Conflict in the Workplace: Does it Impede or Enhance Creativity?
Let us cut to a team meeting during your first month of work. It is the end of a productive work day, and everyone is in a great mood. Your boss has just proposed a new idea. Your team members are on board with it, but you spot a flaw. Things have been good so far; you have managed to carry out your tasks effectively, and relate well with your co-workers. You have been a picture of competency. But your boss can be unpredictable, and even volatile at times. You want to be sure to maintain your good standing.
Should you say something? Should you articulate your niggling doubt about your boss’s idea, when you do not have much experience to begin with? You could be wrong. And your boss does not like people who waste her time.
Your reaction to this situation might have a lot to do with the way you view conflict: is conflict helpful, or is it damaging? Are conflict and debate something that need to be bubble-wrapped and handled carefully, or should they be embraced?
Conflict: A Source of Anxiety or Creativity?
Tip-toeing around conflict rather than addressing it can be viewed as a way of keeping your anxiety about being evaluated at bay. Techniques like brainstorming, for example, involve encouragement to come up with as many ideas as possible in a group, but simultaneous discouragement from criticizing others’ ideas.
Dissent and debate can actually result in a rather fortunate by-product: creativity. There is legitimacy to fear conflict, but it can also lead to innovation. Baqutayan (2014) outlines Jehn’s (1995) summarization of two major kinds of conflict, one healthier than the other:
Destructive, or relationship/emotional conflict, is due to friction between individuals. Destructive conflict is personal, and there is animosity involved. It is important to be vigilant of signs of conflict taking an ugly turn. Constructive, or healthy conflict, on the other hand, is conflict over the content of decisions taken by team members of an organization. It involves differing perspectives. When you debate with your team members on which decision is more fruitful, your actions stem from a similar purpose: to strengthen your team, project, or organization. While destructive conflict needs to be managed, constructive conflict is a valuable way to promote innovation.
The Psychology of Conflict in Group Creativity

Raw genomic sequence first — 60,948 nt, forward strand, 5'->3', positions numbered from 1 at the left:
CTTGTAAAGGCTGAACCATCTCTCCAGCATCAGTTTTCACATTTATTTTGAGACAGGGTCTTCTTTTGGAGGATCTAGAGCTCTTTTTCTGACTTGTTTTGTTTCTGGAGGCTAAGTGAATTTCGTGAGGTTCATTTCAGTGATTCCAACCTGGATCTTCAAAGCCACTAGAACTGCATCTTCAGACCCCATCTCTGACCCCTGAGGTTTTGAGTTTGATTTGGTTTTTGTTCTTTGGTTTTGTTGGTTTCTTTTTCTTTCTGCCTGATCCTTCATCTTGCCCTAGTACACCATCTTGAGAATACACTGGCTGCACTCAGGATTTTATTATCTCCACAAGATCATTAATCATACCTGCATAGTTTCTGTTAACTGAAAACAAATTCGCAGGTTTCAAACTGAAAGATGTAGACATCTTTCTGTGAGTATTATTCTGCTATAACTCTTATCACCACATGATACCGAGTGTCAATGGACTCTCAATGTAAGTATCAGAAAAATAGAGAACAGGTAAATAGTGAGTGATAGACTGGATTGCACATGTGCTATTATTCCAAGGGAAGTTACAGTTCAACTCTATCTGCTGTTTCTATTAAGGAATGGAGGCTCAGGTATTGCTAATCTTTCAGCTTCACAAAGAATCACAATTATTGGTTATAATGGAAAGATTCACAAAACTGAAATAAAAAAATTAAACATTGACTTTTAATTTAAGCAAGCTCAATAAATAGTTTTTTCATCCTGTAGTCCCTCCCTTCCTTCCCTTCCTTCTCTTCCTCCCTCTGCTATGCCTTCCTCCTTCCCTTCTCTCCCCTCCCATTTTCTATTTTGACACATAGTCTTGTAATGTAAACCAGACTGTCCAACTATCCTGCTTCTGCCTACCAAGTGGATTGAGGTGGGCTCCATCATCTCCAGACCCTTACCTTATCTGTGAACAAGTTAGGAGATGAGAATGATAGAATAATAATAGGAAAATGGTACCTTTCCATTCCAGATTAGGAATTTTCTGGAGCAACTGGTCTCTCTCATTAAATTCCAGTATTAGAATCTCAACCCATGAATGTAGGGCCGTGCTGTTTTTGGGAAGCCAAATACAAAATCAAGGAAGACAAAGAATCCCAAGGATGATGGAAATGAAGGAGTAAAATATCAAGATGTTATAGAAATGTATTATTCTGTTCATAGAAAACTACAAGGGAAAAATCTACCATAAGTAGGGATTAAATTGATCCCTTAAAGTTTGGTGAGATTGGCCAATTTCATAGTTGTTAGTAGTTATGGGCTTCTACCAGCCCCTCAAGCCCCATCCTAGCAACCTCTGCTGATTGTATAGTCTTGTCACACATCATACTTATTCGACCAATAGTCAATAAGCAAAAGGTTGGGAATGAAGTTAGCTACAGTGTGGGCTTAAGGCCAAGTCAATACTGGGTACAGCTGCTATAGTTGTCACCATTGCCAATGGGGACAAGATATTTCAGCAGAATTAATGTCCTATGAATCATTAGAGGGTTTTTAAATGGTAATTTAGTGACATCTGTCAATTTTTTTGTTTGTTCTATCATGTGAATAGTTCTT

Charlan Nemeth, a Professor at UC Berkeley, led a study that examined whether conflict played a role in group creativity. She conducted the study in both the US and France to ensure that her results were not just a reflection of one country’s values or beliefs about conflict. The participants were divided into three groups: the group that brainstormed, the group that debated, and the group that received minimal instruction.
The “brainstorming” group were given traditional brainstorming instructions, which included instructions to not criticize their own and other people’s ideas. The debating group were given instructions similar to the brainstorming group, except they were encouraged to debate and criticize. The minimal group were given no specific instructions about criticism, and asked to come up with as many ideas as they could.
The brainstorming group performed better than the minimal group. However, the group where conflict and debate were encouraged outperformed both the brainstorming group and the minimal group. This was true of both studies in the US and France. Of all possible explanations for these findings, Nemeth (2004) highlighted two possible reasons:
Dissent Need Not be Persuasive, but can Still be Productive
When Nemeth discusses the role of dissent and debate in creativity, she distinguishes it from persuasion. While the views of the minority at the workplace may not necessarily “persuade” the majority, they do spark divergent thinking (i.e, the thought process that encourages exploration of creative ideas).
Conflict Encourages Complexity
Conflict motivates the group to consider alternative sources and possibilities, rather than growing complacent with the same set of information. It activates a critical norm, over the norm to match and concede. Collectively, you weave together a more comprehensive view, and emerge with better quality decisions. The next time you have an opinion that could cause conflict, ask yourself: but is it constructive conflict? If it is, how can you use it, rather than slink away from it, to promote innovation? By tactfully engaging in constructive conflict yourself, you may even be able to shift your work group's norms and fuel an environment where healthy conflict is embraced.
Rewinding back to the team meeting: what if your boss had explicitly encouraged appropriate work conflict? What if she appreciated people who took a stand, whatever it was, provided they supported their position with credible facts or logic? Would you have been more likely to speak up? Would you and the group have benefitted in some way, whether you were right or wrong?
Baqutayan, S. M. (2014). The Relationship Between Conflict Management and Innovation Performance. European Journal of Business and Management, 6, 90-95.
Heathfield, S. M. (October 12, 2016). How to Encourage Meaningful, Needed Conflict at Work. The Balance. Retrieved from http://www.thebalance.com.
Nemeth, C. J., & Goncalo, J. A. (2011). Rogues and heroes: Finding value in dissent. In Jetten, J., & Hornsey, M. J., Rebels in groups: Dissent, deviance, difference and defiance (pp. 17-35). West Sussex, U.K: Wiley-Blackwell.
Nemeth, C. J., Personnaz, B., Personnaz, M., & Goncalo, J. A. (2004). The liberating role of conflict in group creativity: A study in two countries. European Journal of Social Psychology, 34(4), 365-374.
Runco, M. A., & Yoruk, S. Creativity and conflict. In I. Dubina, Encyclopedia of creativity, invention, innovation, and entrepreneurship (pp. 542-545). New York: Springer.